The Palestine I visited remained elusive, transfixed in the stillness of its own time. I felt almost like an intruder as I approached the contradictory present topography and demanding past contained within: places of great weight and history, places of many recorded and unrecorded memories, places resonant with human suffering and dignity

By Rachael Pells


Travelling along Route 60, a long main road crossing the entire West Bank, Federico Busonero came across a middle-aged man. Sitting among a number of red bags with a large, stopped clock, he seemed to be waiting for someone – but he did not speak English and Busonero did not speak Arabic.

“I asked him if I could make a photograph, pointing the camera to him,” explains Busonero. “He did not refuse and looked straight at me.”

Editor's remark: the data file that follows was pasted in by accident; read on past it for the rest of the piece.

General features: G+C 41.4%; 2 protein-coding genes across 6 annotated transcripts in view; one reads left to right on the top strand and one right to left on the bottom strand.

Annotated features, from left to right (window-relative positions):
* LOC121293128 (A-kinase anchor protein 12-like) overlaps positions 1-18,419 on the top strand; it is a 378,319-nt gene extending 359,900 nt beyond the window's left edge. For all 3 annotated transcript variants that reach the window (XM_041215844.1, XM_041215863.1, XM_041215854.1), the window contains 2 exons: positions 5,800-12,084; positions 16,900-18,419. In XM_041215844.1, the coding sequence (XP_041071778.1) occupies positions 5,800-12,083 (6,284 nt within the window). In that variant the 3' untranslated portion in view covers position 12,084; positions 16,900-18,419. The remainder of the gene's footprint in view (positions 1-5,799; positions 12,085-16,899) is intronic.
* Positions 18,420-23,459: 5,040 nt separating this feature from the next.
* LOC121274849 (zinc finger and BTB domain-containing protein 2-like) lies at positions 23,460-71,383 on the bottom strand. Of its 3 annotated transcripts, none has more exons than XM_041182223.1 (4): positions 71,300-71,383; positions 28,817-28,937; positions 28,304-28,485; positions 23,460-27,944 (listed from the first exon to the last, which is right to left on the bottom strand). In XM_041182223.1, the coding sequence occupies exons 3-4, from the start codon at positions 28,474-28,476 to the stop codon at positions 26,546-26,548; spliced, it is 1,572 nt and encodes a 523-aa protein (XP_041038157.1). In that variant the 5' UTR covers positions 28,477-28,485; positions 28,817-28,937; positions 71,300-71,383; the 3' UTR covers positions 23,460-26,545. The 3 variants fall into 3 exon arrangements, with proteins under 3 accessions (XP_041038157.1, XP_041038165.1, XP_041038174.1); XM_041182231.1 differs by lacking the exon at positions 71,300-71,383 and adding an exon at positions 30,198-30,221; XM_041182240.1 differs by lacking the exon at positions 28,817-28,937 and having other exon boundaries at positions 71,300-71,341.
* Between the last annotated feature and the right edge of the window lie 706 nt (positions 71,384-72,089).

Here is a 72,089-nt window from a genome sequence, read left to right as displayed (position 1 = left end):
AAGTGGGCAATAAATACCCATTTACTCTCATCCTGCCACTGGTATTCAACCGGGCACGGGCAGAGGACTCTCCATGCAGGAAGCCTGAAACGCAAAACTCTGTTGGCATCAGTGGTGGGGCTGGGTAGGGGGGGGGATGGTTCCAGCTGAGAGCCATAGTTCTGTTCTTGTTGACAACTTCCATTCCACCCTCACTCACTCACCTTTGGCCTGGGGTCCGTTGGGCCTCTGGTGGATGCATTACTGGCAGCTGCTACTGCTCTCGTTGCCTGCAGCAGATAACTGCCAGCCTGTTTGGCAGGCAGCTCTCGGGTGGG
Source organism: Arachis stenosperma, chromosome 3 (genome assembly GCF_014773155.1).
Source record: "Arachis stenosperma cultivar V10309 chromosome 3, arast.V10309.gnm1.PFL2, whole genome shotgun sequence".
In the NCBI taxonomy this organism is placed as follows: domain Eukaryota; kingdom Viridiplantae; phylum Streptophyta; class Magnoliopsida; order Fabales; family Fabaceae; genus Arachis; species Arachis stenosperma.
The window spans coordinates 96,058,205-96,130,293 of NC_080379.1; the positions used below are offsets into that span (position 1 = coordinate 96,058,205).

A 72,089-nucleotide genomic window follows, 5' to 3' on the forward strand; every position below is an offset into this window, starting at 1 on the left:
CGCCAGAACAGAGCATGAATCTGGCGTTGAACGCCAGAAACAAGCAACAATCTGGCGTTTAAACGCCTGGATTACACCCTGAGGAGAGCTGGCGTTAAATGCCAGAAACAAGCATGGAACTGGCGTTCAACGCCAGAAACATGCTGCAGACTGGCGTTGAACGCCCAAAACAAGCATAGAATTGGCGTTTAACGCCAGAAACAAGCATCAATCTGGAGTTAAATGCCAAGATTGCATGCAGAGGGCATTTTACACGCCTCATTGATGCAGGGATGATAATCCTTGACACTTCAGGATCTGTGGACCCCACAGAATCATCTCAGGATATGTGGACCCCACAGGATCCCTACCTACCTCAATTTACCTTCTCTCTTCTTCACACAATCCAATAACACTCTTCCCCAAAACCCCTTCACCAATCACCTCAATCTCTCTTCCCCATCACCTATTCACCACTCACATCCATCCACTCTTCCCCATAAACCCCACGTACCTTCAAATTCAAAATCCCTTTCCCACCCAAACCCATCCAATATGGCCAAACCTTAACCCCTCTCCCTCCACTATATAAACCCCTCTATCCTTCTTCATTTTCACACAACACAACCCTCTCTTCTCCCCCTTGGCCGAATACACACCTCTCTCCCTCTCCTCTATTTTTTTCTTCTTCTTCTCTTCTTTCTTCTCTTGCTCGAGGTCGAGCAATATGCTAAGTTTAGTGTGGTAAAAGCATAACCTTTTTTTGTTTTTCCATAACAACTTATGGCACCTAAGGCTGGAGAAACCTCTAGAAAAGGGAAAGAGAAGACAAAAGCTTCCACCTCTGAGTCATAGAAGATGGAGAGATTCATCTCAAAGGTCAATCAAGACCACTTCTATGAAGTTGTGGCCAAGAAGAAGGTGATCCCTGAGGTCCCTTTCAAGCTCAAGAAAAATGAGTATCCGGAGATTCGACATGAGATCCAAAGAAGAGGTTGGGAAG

During the 15 minutes Busonero spent sitting with the stranger, the time on the clock didn’t change. “The man also did not move,” says the photographer, “his hands crossed on his legs, pensive eyes looking at me. Everything was halted.

“For me the photograph is a metaphor of the condition of all Palestinians: their time is frozen, they cannot move, they wait for a solution which only the external world can give them: the end of the occupation, the return to normality, the freedom to live and to cultivate their own land, the land that remains.”